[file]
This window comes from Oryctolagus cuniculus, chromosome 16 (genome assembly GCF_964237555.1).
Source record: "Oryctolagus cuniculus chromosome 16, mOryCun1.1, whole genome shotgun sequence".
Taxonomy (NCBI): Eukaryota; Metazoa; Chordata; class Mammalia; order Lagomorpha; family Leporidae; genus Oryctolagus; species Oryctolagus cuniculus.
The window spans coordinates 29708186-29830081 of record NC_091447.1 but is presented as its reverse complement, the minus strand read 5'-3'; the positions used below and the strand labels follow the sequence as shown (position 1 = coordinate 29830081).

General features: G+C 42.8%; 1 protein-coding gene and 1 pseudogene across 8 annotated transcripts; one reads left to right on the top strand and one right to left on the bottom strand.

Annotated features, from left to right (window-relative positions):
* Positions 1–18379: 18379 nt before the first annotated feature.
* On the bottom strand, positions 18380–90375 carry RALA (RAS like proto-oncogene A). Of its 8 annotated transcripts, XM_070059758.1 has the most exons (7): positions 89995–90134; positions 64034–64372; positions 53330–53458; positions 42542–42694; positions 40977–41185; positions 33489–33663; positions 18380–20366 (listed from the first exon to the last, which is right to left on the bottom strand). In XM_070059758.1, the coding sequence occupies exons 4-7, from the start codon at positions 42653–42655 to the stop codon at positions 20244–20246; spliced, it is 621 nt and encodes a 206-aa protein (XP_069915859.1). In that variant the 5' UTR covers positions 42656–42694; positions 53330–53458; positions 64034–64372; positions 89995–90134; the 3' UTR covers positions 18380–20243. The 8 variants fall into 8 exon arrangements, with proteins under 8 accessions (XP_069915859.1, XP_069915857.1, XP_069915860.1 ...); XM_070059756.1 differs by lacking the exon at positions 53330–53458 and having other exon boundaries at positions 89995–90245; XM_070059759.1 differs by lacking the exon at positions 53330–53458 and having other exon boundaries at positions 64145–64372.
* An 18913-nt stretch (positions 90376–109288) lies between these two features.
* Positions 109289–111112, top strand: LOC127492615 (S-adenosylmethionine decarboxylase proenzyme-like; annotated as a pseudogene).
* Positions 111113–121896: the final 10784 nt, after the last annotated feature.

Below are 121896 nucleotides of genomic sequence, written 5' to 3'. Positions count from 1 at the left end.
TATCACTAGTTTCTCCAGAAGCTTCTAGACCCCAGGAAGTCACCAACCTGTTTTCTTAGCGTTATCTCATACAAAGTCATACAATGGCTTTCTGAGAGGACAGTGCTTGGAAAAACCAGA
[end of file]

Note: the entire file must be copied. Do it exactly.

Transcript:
This window comes from Oryctolagus cuniculus, chromosome 16 (genome assembly GCF_964237555.1).
Source record: "Oryctolagus cuniculus chromosome 16, mOryCun1.1, whole genome shotgun sequence".
Taxonomy (NCBI): Eukaryota; Metazoa; Chordata; class Mammalia; order Lagomorpha; family Leporidae; genus Oryctolagus; species Oryctolagus cuniculus.
The window spans coordinates 29708186-29830081 of record NC_091447.1 but is presented as its reverse complement, the minus strand read 5'-3'; the positions used below and the strand labels follow the sequence as shown (position 1 = coordinate 29830081).

General features: G+C 42.8%; 1 protein-coding gene and 1 pseudogene across 8 annotated transcripts; one reads left to right on the top strand and one right to left on the bottom strand.

Annotated features, from left to right (window-relative positions):
* Positions 1–18379: 18379 nt before the first annotated feature.
* On the bottom strand, positions 18380–90375 carry RALA (RAS like proto-oncogene A). Of its 8 annotated transcripts, XM_070059758.1 has the most exons (7): positions 89995–90134; positions 64034–64372; positions 53330–53458; positions 42542–42694; positions 40977–41185; positions 33489–33663; positions 18380–20366 (listed from the first exon to the last, which is right to left on the bottom strand). In XM_070059758.1, the coding sequence occupies exons 4-7, from the start codon at positions 42653–42655 to the stop codon at positions 20244–20246; spliced, it is 621 nt and encodes a 206-aa protein (XP_069915859.1). In that variant the 5' UTR covers positions 42656–42694; positions 53330–53458; positions 64034–64372; positions 89995–90134; the 3' UTR covers positions 18380–20243. The 8 variants fall into 8 exon arrangements, with proteins under 8 accessions (XP_069915859.1, XP_069915857.1, XP_069915860.1 ...); XM_070059756.1 differs by lacking the exon at positions 53330–53458 and having other exon boundaries at positions 89995–90245; XM_070059759.1 differs by lacking the exon at positions 53330–53458 and having other exon boundaries at positions 64145–64372.
* An 18913-nt stretch (positions 90376–109288) lies between these two features.
* Positions 109289–111112, top strand: LOC127492615 (S-adenosylmethionine decarboxylase proenzyme-like; annotated as a pseudogene).
* Positions 111113–121896: the final 10784 nt, after the last annotated feature.

Below are 121896 nucleotides of genomic sequence, written 5' to 3'. Positions count from 1 at the left end.
TATCACTAGTTTCTCCAGAAGCTTCTAGACCCCAGGAAGTCACCAACCTGTTTTCTTAGCGTTATCTCATACAAAGTCATACAATGGCTTTCTGAGAGGACAGTGCTTGGAAAAACCAGA